The total percentage amounting to the disabled population in India is 2.2% of the total population in the year 2018 according to the data released by the National Statistical Office (NSO). It was observed by the NSO that the proportion of disabled persons was equal in both the rural and urban Areas which stand at 2.3 in rural areas and 2% IN URBAN areas. Another notable point of the report was that it mentioned that the issue of disability is more in males as compared to females[iv].


Article 14 of the constitution of India guarantees to all its citizens equality of law and equal protection of law irrespective of caste creed colour gender or any other such ground.

Article 15 and 16 specifically prohibit discrimination on the ground of religion, race, caste, sex or place of birth or any of them.

The formal recognition of discrimination on the grounds of disability is a recent development.


In order to provide a strong position and status to the people with disabilities, extra-legal assurances and safeguards have now been provided in several spheres.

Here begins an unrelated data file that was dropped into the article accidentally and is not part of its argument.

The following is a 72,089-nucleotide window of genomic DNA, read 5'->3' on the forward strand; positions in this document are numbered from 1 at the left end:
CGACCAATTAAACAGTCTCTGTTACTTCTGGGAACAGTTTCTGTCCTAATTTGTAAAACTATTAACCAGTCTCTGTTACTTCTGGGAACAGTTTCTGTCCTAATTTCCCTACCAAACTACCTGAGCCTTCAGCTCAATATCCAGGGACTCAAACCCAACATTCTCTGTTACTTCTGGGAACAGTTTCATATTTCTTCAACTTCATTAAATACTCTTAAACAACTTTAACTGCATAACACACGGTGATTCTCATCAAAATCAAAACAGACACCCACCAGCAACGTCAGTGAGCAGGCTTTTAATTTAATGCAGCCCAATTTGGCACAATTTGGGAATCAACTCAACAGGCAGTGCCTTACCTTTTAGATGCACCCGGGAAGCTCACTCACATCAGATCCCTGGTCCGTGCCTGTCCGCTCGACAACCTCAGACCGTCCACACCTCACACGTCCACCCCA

Moving a step ahead in this regard ‘The Persons with Disabilities (Equal Opportunities, Protection of Rights and Full Participation) Act, 1995 was passed by the parliament to give an exclusively formal structure to the safeguarding of the Rights of ‘differently abled persons.’

This Act has a separate chapter titled as ‘Non Discrimination’ in order to counter the discrimination faced by the people with disabilities.

Section 45, 46 and 47 of this Act gives power to quasi-judicial and judicial bodies to efficiently dispose of cases of discrimination faced by the people with disabilities.

A point to be noted here is that this act has now been replaced by the Rights of Persons with Disabilities Act 2016.

Also the constitution of the country plays a vital role in safeguarding the rights of the ‘disadvantaged’ citizens of the country:

Article 41 of the constitution of India says that ‘The state shall, within the limits of its economic capacity and development, make effective provision for securing the right to work, to education and to public assistance in cases of unemployment, old age, sickness and disablement[v].

In Indian approach to counter this issue of grave concern is still a charity centric issue, The Indian government also greatly depend upon various NGOs and other non-governmental bodies to come to its  rescue and help in the direction of securing the rights of people with disabilities.